UK Coal is interested in a tie-up, partly to reduce its reliance on its deep mines, which are very expensive to maintain and are unpredictable to run because of unforeseen geological problems like those experienced last year.
UK Coal endured a torrid 2009 in almost every respect. It posted pre-tax losses of £129.1m, up from £15.6m the previous year. Coal production was down by over a tenth, mainly because of collapsing shafts at its deep mines. Because of the recession, demand from coal plants, UK Coal's main customers, fell, as did coal prices. It also had to slash the value of its property division, made up of land reclaimed from former mines, by £25.7m.
The company admitted: "The financial results for 2009 are not those we planned for." It also said that its debts at the end of March stood at £236m, in excess of tonight's market value of the company of £177m.
UK Coal hopes production at its deep mines will increase significantly this year after opening new seams, and that coal and property prices will rise as the economy recovers. It will also open three new surface mines this year, which are cheaper to operate but are unpopular with local residents and planners. UK Coal is Britain's largest producer of coal. It said the UK burned around 43m tonnes of steam coal in 2009, mainly to generate electricity.
Consumption fell by 17% compared to 2008, as electricity demand was hit by the economic downturn, improved performance at nuclear stations and low gas prices. While the firm did see a lull in short-term demand, it said long-term the appetite for coal would be unaffected by the electricity market as UK production can only meet a fraction of requirements and the country is a "substantial importer of coal".
"Demand will continue substantially to exceed our supply capacity throughout this decade," the firm said.

US research paper questions viability of carbon capture and storage

Document from Houston University claims governments overestimated CCS value

Terry Macalister
guardian.co.uk, Sunday 25 April 2010 17.26 BST
A new research paper from American academics is threatening to blow a hole in growing political support for carbon capture and storage as a weapon in the fight against global warming.
The document from Houston University claims that governments wanting to use CCS have overestimated its value and says it would take a reservoir the size of a small US state to hold the CO2 produced by one power station.
Previous modelling has hugely underestimated the space needed to store CO2 because it was based on the "totally erroneous" premise that the pressure feeding the carbon into the rock structures would be constant, argues Michael Economides, professor of chemical engineering at Houston, and his co-author Christene Ehlig-Economides, professor of energy engineering at Texas A&M University
"It is like putting a bicycle pump up against a wall. It would be hard to inject CO2 into a closed system without eventually producing so much pressure that it fractured the rock and allowed the carbon to migrate to other zones and possibly escape to the surface," Economides said.
The paper concludes that CCS "is not a practical means to provide any substantive reduction in CO2 emissions, although it has been repeatedly presented as such by others."
The report has come at a critical time when British and other governments worldwide have started to fast-track a series of CCS prototype schemes as a way of removing carbon from the atmosphere and helping with climate change.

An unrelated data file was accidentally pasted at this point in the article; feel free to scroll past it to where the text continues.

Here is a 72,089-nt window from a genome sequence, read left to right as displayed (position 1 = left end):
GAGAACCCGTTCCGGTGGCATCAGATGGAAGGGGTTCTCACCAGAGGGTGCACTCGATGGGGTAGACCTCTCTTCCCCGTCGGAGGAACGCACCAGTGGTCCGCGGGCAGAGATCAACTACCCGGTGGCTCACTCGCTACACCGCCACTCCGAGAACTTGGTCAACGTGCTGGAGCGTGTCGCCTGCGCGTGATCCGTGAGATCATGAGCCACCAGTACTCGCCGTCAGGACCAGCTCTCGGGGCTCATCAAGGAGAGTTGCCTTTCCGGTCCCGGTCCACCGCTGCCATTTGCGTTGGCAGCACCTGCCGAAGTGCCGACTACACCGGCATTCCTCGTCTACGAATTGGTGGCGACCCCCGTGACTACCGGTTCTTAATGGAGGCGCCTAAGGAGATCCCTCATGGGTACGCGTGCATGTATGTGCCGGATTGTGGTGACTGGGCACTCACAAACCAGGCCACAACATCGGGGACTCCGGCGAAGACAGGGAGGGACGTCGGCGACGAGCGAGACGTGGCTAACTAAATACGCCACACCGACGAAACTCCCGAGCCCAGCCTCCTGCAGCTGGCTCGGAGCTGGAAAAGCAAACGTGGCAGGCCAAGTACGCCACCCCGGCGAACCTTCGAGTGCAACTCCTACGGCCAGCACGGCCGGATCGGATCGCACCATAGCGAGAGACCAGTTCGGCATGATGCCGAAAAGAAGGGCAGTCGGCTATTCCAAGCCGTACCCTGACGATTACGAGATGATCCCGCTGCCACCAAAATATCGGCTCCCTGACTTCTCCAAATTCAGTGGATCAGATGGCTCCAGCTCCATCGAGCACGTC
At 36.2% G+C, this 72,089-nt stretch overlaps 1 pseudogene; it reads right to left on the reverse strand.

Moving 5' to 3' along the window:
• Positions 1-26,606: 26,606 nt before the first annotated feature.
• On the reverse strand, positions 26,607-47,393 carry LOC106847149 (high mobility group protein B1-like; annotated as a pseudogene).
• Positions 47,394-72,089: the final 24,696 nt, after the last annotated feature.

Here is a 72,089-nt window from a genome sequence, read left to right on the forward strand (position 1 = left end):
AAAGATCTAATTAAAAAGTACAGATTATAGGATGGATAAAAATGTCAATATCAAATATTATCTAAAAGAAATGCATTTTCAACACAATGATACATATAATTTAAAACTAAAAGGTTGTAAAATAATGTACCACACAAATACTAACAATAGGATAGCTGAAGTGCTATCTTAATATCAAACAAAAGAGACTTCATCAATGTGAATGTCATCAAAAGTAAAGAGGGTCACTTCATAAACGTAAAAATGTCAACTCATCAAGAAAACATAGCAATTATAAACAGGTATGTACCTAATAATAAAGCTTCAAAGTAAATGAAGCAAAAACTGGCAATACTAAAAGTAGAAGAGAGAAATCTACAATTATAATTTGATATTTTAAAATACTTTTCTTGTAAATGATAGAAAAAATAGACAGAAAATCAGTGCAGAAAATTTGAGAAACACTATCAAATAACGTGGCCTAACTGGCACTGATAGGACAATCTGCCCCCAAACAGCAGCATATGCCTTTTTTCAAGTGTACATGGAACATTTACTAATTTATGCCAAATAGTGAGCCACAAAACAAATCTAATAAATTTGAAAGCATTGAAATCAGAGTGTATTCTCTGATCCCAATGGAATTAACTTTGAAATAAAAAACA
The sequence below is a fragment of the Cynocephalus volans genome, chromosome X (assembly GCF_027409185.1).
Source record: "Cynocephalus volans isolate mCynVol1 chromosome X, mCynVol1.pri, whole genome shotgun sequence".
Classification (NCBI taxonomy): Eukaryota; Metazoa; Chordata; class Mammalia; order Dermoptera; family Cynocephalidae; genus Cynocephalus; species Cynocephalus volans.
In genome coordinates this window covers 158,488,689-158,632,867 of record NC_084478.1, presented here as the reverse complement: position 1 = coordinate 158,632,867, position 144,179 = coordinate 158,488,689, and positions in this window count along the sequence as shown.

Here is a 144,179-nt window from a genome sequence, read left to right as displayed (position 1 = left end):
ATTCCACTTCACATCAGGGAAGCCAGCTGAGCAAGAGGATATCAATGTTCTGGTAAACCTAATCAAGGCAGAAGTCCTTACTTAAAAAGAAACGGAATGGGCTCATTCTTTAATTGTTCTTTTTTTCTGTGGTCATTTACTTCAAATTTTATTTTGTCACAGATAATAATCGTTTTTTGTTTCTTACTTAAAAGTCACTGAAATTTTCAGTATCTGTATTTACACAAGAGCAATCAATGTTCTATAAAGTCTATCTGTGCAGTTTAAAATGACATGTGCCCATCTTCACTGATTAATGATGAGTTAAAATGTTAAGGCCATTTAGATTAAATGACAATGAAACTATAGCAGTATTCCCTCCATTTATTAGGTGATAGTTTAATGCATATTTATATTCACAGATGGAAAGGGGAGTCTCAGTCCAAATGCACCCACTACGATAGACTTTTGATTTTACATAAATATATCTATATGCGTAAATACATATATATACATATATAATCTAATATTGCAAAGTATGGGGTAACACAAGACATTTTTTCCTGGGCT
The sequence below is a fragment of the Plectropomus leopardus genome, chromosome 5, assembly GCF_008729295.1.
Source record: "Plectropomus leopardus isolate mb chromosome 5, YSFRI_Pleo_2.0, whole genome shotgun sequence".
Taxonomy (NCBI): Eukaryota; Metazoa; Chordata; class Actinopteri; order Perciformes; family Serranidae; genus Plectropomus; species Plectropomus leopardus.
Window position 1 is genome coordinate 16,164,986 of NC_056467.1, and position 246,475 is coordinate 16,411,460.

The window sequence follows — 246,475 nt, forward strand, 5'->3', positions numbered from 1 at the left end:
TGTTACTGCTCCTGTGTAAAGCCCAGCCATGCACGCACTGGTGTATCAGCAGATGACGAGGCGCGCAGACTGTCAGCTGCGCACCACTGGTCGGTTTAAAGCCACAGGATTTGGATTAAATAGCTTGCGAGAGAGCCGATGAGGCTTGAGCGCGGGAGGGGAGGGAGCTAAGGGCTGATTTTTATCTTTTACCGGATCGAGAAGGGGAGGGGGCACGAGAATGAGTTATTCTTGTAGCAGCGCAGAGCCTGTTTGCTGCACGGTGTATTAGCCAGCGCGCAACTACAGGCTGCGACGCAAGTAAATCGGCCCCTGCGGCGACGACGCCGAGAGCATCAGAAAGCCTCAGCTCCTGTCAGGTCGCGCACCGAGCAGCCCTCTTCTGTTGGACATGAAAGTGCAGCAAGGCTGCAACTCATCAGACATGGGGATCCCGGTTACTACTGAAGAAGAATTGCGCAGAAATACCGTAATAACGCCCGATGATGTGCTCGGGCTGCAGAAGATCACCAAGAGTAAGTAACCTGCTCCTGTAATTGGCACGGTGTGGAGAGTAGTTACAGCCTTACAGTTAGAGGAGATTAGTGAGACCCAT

On 8 April, Royal assent was given on to what is now the Energy Act 2010, which made law plans to raise a levy on power users to establish four CCS projects in Britain. Ministers see this as a potentially planet-friendly way of building new coal fired power stations, such as the one E.ON wants to construct at Kingsnorth, in Kent.
The Carbon Capture and Storage Association (CCSA), which lobbies on behalf of the sector, says Britain is now at the forefront of new technology with a legislative framework in place that offers the opportunity for long-term investment.
Projects are proceeding in the US, such as the experimental coal-fired Mountaineer plant in New Haven, West Virginia, which began small-scale carbon capture last year, as well as in Canada, China and other countries.
Jeff Chapman, chief executive of the CCSA, believes Economides has made inappropriate assumptions about the science and geology. He believes the conclusions in the paper are wrong and says his views are backed up by rebuttals from the Lawrence Berkeley National Laboratory, the Pacific Northwest National laboratory and the American Petroleum Institute.
The British Geological Survey confirmed it was looking at the Economides findings and was hoping to shortly produce a peer-reviewed analysis.
Economides, who has a PHD from Stanford University, said he had seen the arguments against his paper from the API and dismissed them as "nonsense" saying vested interests are protecting a new concept foisted on the world by geologists without proper thought.
"I was a [practising] petroleum engineer for many years and soon realised that geologists did not understand flow and the laws of physics, against which you can't argue."
Chapman pointed out that Statoil, a Norwegian oil company, had been injecting CO2 into an old reservoir on the North Sea Sleipner field for some time as a successful experiment in carbon storage. But Economides says the Sleipner scheme involved a million tonnes over three years, while one 500mW commercial station would need to absorb and store 3m tonnes annually for 25 years.Economides, who admits he veers towards being something of a climate change sceptic, says the oil and coal industries see these schemes as potential solutions so they can keep on doing what they have been doing in the past, but "CCS is the last refuge of the scoundrel," he said.